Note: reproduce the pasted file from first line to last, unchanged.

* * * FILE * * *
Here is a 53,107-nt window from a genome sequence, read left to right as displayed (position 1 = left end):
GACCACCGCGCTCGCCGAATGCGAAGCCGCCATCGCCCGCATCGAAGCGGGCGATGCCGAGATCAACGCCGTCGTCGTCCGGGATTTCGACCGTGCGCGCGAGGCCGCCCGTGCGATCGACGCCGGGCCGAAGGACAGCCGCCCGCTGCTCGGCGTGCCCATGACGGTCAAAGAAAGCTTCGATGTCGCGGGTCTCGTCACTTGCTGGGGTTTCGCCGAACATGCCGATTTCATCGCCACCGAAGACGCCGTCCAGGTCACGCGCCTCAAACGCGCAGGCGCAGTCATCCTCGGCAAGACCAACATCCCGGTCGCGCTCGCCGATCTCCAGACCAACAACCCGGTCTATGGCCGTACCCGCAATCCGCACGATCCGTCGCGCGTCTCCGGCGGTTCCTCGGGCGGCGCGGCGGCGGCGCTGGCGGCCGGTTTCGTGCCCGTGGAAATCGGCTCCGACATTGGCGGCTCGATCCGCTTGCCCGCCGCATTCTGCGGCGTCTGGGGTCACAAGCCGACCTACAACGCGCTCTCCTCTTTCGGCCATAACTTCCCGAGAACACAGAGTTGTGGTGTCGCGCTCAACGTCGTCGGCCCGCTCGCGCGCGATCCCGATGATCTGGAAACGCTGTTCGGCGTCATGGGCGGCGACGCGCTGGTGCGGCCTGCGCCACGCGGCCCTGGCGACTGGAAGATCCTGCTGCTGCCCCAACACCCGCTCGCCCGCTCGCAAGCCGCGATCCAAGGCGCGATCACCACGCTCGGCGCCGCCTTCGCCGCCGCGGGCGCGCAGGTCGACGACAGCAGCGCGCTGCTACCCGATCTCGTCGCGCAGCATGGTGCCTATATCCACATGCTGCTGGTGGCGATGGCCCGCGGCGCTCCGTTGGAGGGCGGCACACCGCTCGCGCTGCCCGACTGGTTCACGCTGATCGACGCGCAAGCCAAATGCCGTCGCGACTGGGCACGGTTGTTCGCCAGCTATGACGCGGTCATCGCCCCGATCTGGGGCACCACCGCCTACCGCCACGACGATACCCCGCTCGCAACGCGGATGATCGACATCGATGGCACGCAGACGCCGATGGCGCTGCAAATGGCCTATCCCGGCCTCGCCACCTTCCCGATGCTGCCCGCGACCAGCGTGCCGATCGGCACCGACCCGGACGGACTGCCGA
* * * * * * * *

Here is a 53,107-nt window from a genome sequence, read left to right as displayed (position 1 = left end):
GACCACCGCGCTCGCCGAATGCGAAGCCGCCATCGCCCGCATCGAAGCGGGCGATGCCGAGATCAACGCCGTCGTCGTCCGGGATTTCGACCGTGCGCGCGAGGCCGCCCGTGCGATCGACGCCGGGCCGAAGGACAGCCGCCCGCTGCTCGGCGTGCCCATGACGGTCAAAGAAAGCTTCGATGTCGCGGGTCTCGTCACTTGCTGGGGTTTCGCCGAACATGCCGATTTCATCGCCACCGAAGACGCCGTCCAGGTCACGCGCCTCAAACGCGCAGGCGCAGTCATCCTCGGCAAGACCAACATCCCGGTCGCGCTCGCCGATCTCCAGACCAACAACCCGGTCTATGGCCGTACCCGCAATCCGCACGATCCGTCGCGCGTCTCCGGCGGTTCCTCGGGCGGCGCGGCGGCGGCGCTGGCGGCCGGTTTCGTGCCCGTGGAAATCGGCTCCGACATTGGCGGCTCGATCCGCTTGCCCGCCGCATTCTGCGGCGTCTGGGGTCACAAGCCGACCTACAACGCGCTCTCCTCTTTCGGCCATAACTTCCCGAGAACACAGAGTTGTGGTGTCGCGCTCAACGTCGTCGGCCCGCTCGCGCGCGATCCCGATGATCTGGAAACGCTGTTCGGCGTCATGGGCGGCGACGCGCTGGTGCGGCCTGCGCCACGCGGCCCTGGCGACTGGAAGATCCTGCTGCTGCCCCAACACCCGCTCGCCCGCTCGCAAGCCGCGATCCAAGGCGCGATCACCACGCTCGGCGCCGCCTTCGCCGCCGCGGGCGCGCAGGTCGACGACAGCAGCGCGCTGCTACCCGATCTCGTCGCGCAGCATGGTGCCTATATCCACATGCTGCTGGTGGCGATGGCCCGCGGCGCTCCGTTGGAGGGCGGCACACCGCTCGCGCTGCCCGACTGGTTCACGCTGATCGACGCGCAAGCCAAATGCCGTCGCGACTGGGCACGGTTGTTCGCCAGCTATGACGCGGTCATCGCCCCGATCTGGGGCACCACCGCCTACCGCCACGACGATACCCCGCTCGCAACGCGGATGATCGACATCGATGGCACGCAGACGCCGATGGCGCTGCAAATGGCCTATCCCGGCCTCGCCACCTTCCCGATGCTGCCCGCGACCAGCGTGCCGATCGGCACCGACCCGGACGGACTGCCGA